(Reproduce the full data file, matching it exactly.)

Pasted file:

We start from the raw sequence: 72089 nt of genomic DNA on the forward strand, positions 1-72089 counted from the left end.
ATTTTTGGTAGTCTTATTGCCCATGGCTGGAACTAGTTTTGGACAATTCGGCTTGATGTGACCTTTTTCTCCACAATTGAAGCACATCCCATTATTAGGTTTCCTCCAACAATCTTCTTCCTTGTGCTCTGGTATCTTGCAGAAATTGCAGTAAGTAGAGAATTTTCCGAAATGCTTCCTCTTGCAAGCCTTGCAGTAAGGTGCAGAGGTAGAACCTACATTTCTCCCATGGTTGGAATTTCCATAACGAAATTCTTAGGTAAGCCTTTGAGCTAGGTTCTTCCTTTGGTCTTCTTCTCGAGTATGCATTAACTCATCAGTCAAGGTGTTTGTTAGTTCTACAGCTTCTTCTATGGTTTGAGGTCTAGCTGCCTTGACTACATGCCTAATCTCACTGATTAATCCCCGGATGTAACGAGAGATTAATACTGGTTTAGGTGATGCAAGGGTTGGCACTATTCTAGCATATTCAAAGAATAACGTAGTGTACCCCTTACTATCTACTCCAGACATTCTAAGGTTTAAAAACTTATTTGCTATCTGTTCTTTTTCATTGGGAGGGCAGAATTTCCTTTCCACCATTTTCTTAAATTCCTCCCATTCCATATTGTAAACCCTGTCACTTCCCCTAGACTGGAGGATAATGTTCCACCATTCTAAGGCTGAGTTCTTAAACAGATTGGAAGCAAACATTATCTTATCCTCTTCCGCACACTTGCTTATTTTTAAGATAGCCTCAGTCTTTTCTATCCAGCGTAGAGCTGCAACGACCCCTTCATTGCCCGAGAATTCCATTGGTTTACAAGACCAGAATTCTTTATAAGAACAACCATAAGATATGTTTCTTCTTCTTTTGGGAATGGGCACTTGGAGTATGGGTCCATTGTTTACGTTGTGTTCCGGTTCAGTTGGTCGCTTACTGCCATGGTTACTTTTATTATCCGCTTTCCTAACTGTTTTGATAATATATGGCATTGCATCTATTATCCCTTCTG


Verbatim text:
We start from the raw sequence: 72089 nt of genomic DNA on the forward strand, positions 1-72089 counted from the left end.
ATTTTTGGTAGTCTTATTGCCCATGGCTGGAACTAGTTTTGGACAATTCGGCTTGATGTGACCTTTTTCTCCACAATTGAAGCACATCCCATTATTAGGTTTCCTCCAACAATCTTCTTCCTTGTGCTCTGGTATCTTGCAGAAATTGCAGTAAGTAGAGAATTTTCCGAAATGCTTCCTCTTGCAAGCCTTGCAGTAAGGTGCAGAGGTAGAACCTACATTTCTCCCATGGTTGGAATTTCCATAACGAAATTCTTAGGTAAGCCTTTGAGCTAGGTTCTTCCTTTGGTCTTCTTCTCGAGTATGCATTAACTCATCAGTCAAGGTGTTTGTTAGTTCTACAGCTTCTTCTATGGTTTGAGGTCTAGCTGCCTTGACTACATGCCTAATCTCACTGATTAATCCCCGGATGTAACGAGAGATTAATACTGGTTTAGGTGATGCAAGGGTTGGCACTATTCTAGCATATTCAAAGAATAACGTAGTGTACCCCTTACTATCTACTCCAGACATTCTAAGGTTTAAAAACTTATTTGCTATCTGTTCTTTTTCATTGGGAGGGCAGAATTTCCTTTCCACCATTTTCTTAAATTCCTCCCATTCCATATTGTAAACCCTGTCACTTCCCCTAGACTGGAGGATAATGTTCCACCATTCTAAGGCTGAGTTCTTAAACAGATTGGAAGCAAACATTATCTTATCCTCTTCCGCACACTTGCTTATTTTTAAGATAGCCTCAGTCTTTTCTATCCAGCGTAGAGCTGCAACGACCCCTTCATTGCCCGAGAATTCCATTGGTTTACAAGACCAGAATTCTTTATAAGAACAACCATAAGATATGTTTCTTCTTCTTTTGGGAATGGGCACTTGGAGTATGGGTCCATTGTTTACGTTGTGTTCCGGTTCAGTTGGTCGCTTACTGCCATGGTTACTTTTATTATCCGCTTTCCTAACTGTTTTGATAATATATGGCATTGCATCTATTATCCCTTCTG